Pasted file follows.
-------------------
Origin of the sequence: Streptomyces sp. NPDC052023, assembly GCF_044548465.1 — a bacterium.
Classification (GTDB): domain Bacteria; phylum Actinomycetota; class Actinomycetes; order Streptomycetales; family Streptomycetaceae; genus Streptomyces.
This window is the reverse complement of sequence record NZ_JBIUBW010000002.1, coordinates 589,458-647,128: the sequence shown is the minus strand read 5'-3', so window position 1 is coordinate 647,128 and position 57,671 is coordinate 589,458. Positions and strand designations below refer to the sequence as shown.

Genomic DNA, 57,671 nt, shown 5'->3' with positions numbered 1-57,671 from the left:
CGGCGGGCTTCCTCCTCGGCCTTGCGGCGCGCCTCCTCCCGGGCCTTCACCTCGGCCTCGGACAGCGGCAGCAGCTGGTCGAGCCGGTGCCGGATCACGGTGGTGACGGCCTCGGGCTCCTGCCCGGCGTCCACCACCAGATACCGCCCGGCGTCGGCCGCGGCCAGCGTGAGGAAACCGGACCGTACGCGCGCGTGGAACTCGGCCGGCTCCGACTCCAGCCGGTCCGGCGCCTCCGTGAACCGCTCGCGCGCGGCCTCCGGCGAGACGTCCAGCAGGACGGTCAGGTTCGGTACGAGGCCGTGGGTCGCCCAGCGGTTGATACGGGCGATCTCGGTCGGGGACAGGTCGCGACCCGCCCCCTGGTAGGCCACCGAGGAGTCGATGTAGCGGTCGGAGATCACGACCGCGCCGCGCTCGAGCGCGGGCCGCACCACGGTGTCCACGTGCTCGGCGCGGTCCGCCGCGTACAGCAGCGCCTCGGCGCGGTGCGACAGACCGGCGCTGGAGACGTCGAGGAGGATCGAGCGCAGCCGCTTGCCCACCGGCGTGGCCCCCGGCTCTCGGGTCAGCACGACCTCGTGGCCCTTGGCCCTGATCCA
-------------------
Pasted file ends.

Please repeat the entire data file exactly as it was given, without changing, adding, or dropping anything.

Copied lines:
Origin of the sequence: Streptomyces sp. NPDC052023, assembly GCF_044548465.1 — a bacterium.
Classification (GTDB): domain Bacteria; phylum Actinomycetota; class Actinomycetes; order Streptomycetales; family Streptomycetaceae; genus Streptomyces.
This window is the reverse complement of sequence record NZ_JBIUBW010000002.1, coordinates 589,458-647,128: the sequence shown is the minus strand read 5'-3', so window position 1 is coordinate 647,128 and position 57,671 is coordinate 589,458. Positions and strand designations below refer to the sequence as shown.

Genomic DNA, 57,671 nt, shown 5'->3' with positions numbered 1-57,671 from the left:
CGGCGGGCTTCCTCCTCGGCCTTGCGGCGCGCCTCCTCCCGGGCCTTCACCTCGGCCTCGGACAGCGGCAGCAGCTGGTCGAGCCGGTGCCGGATCACGGTGGTGACGGCCTCGGGCTCCTGCCCGGCGTCCACCACCAGATACCGCCCGGCGTCGGCCGCGGCCAGCGTGAGGAAACCGGACCGTACGCGCGCGTGGAACTCGGCCGGCTCCGACTCCAGCCGGTCCGGCGCCTCCGTGAACCGCTCGCGCGCGGCCTCCGGCGAGACGTCCAGCAGGACGGTCAGGTTCGGTACGAGGCCGTGGGTCGCCCAGCGGTTGATACGGGCGATCTCGGTCGGGGACAGGTCGCGACCCGCCCCCTGGTAGGCCACCGAGGAGTCGATGTAGCGGTCGGAGATCACGACCGCGCCGCGCTCGAGCGCGGGCCGCACCACGGTGTCCACGTGCTCGGCGCGGTCCGCCGCGTACAGCAGCGCCTCGGCGCGGTGCGACAGACCGGCGCTGGAGACGTCGAGGAGGATCGAGCGCAGCCGCTTGCCCACCGGCGTGGCCCCCGGCTCTCGGGTCAGCACGACCTCGTGGCCCTTGGCCCTGATCCA